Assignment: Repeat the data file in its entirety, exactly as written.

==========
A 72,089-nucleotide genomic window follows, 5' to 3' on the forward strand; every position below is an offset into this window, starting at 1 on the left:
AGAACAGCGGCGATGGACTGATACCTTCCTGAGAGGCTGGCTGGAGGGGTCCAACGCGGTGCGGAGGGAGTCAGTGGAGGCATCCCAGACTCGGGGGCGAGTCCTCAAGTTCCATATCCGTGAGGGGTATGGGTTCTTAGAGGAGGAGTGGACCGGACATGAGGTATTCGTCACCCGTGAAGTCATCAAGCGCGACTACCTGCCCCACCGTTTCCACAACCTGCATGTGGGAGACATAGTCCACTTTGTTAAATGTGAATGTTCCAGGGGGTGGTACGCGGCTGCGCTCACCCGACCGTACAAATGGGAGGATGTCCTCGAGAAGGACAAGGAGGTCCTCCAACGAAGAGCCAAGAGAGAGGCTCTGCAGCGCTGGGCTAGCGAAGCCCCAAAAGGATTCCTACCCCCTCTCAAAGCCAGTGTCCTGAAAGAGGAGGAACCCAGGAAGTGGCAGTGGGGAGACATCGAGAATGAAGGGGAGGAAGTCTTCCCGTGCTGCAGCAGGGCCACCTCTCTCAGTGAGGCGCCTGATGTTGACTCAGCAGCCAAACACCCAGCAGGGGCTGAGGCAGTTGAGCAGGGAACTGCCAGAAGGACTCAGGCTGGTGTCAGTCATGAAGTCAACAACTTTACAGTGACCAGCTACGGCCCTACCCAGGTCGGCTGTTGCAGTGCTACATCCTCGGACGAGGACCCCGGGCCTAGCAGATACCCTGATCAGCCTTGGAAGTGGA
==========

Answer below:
A 72,089-nucleotide genomic window follows, 5' to 3' on the forward strand; every position below is an offset into this window, starting at 1 on the left:
AGAACAGCGGCGATGGACTGATACCTTCCTGAGAGGCTGGCTGGAGGGGTCCAACGCGGTGCGGAGGGAGTCAGTGGAGGCATCCCAGACTCGGGGGCGAGTCCTCAAGTTCCATATCCGTGAGGGGTATGGGTTCTTAGAGGAGGAGTGGACCGGACATGAGGTATTCGTCACCCGTGAAGTCATCAAGCGCGACTACCTGCCCCACCGTTTCCACAACCTGCATGTGGGAGACATAGTCCACTTTGTTAAATGTGAATGTTCCAGGGGGTGGTACGCGGCTGCGCTCACCCGACCGTACAAATGGGAGGATGTCCTCGAGAAGGACAAGGAGGTCCTCCAACGAAGAGCCAAGAGAGAGGCTCTGCAGCGCTGGGCTAGCGAAGCCCCAAAAGGATTCCTACCCCCTCTCAAAGCCAGTGTCCTGAAAGAGGAGGAACCCAGGAAGTGGCAGTGGGGAGACATCGAGAATGAAGGGGAGGAAGTCTTCCCGTGCTGCAGCAGGGCCACCTCTCTCAGTGAGGCGCCTGATGTTGACTCAGCAGCCAAACACCCAGCAGGGGCTGAGGCAGTTGAGCAGGGAACTGCCAGAAGGACTCAGGCTGGTGTCAGTCATGAAGTCAACAACTTTACAGTGACCAGCTACGGCCCTACCCAGGTCGGCTGTTGCAGTGCTACATCCTCGGACGAGGACCCCGGGCCTAGCAGATACCCTGATCAGCCTTGGAAGTGGA